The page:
And this old Glenlossie is fruity too, no doubt but not as fruity as the early nineties distillation. But it easily compensates this with a more complex old-stylish profile that is simply delicious and interesting to explore, just the minor cardboardy note towards the end of the finish is a little distracting. Bold and quaffable...
The colour is quite dark at deep copper and the nose offers a lush old Highland style profile with tons of sweet barley sugars, honeys and fruits (of course) in a bold toffee and waxy setting. After some breathing the sweetness steps back a little and more subtle floral and grassy aromas shine through which enrich the complexity of this nose greatly. Later hints of tea and dried fruits join in. This is not as fruity as the early nineties Glenlossie noses but it is more complex and old-stylish what I like too. The wood is about perfect, neither too dominant nor too weak.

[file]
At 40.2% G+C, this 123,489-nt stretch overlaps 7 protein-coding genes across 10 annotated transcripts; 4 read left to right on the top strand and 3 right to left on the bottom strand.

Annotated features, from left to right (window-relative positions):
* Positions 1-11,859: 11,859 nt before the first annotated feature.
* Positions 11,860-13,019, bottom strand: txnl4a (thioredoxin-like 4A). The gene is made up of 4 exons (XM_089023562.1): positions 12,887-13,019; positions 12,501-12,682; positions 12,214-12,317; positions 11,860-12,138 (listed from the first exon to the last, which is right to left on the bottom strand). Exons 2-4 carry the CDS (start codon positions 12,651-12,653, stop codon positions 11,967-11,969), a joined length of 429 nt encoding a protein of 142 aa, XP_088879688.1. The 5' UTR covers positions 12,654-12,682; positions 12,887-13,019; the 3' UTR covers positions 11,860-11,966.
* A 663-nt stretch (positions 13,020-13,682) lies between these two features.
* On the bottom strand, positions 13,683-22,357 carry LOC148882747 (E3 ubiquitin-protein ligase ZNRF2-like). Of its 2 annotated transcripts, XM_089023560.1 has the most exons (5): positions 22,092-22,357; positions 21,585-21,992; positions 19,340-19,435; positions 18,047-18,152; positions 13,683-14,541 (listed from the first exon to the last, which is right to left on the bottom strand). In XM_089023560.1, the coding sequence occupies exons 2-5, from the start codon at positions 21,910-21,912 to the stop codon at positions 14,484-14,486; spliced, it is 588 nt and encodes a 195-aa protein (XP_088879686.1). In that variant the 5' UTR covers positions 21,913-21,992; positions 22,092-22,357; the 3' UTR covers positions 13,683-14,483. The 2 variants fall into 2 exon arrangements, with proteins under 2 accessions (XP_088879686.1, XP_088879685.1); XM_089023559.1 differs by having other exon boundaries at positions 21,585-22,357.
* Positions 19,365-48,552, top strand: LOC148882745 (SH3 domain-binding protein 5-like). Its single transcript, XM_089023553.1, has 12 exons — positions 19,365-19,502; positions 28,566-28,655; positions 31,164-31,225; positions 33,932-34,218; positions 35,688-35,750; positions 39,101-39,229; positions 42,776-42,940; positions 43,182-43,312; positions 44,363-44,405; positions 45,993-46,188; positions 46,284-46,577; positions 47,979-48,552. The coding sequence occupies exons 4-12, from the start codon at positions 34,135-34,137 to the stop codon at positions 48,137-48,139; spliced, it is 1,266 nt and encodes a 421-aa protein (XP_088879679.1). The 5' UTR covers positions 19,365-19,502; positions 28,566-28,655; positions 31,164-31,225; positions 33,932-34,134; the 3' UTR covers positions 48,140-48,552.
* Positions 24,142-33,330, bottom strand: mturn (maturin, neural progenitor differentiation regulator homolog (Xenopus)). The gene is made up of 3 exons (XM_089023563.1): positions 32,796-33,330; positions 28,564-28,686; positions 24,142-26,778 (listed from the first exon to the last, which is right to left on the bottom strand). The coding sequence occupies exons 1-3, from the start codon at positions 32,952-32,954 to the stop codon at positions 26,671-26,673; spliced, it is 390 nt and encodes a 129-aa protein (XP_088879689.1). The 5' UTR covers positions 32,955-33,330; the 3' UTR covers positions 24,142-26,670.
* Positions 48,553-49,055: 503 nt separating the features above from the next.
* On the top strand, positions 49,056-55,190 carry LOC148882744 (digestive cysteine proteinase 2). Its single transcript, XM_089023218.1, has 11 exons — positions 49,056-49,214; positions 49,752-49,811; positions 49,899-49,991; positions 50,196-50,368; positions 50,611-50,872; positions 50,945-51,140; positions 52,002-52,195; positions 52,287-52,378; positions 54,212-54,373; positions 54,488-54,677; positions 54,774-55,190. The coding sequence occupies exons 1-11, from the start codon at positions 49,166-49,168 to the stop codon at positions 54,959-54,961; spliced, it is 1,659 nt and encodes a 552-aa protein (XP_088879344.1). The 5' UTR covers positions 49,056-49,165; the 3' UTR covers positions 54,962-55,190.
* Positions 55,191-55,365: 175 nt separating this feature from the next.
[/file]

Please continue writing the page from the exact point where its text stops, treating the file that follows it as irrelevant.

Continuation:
The taste is nicely layered starting with a bold toffee flavour that is joined by molten barley sugars quickly before more bitter and spicy notes re-establish a balanced taste. Then the fruits jump in (both exotic and home-grown), rather late but boldly. The woods are always present but they hide in the background and provide just the structure for all other flavours, just the way the old Traditional Scotch style defined it. I like this!
The initial mouthfeel is warming with a peppery touch and nicely coating with a minor astringent moment from the woods (tannins) which is not distracting. The finish is long and adds hot spices (white pepper, ginger), liquorice and some bitter wooden notes (green tea, tannins). It turns a little more drying-astringent towards the end that changes to a cardboardy impression after some more sips (which I do not like). Water turns the nose punchier and the taste smoother (but less interesting as the layers intermingle now) and a further reduction flattens the dram. I like the neat dram best.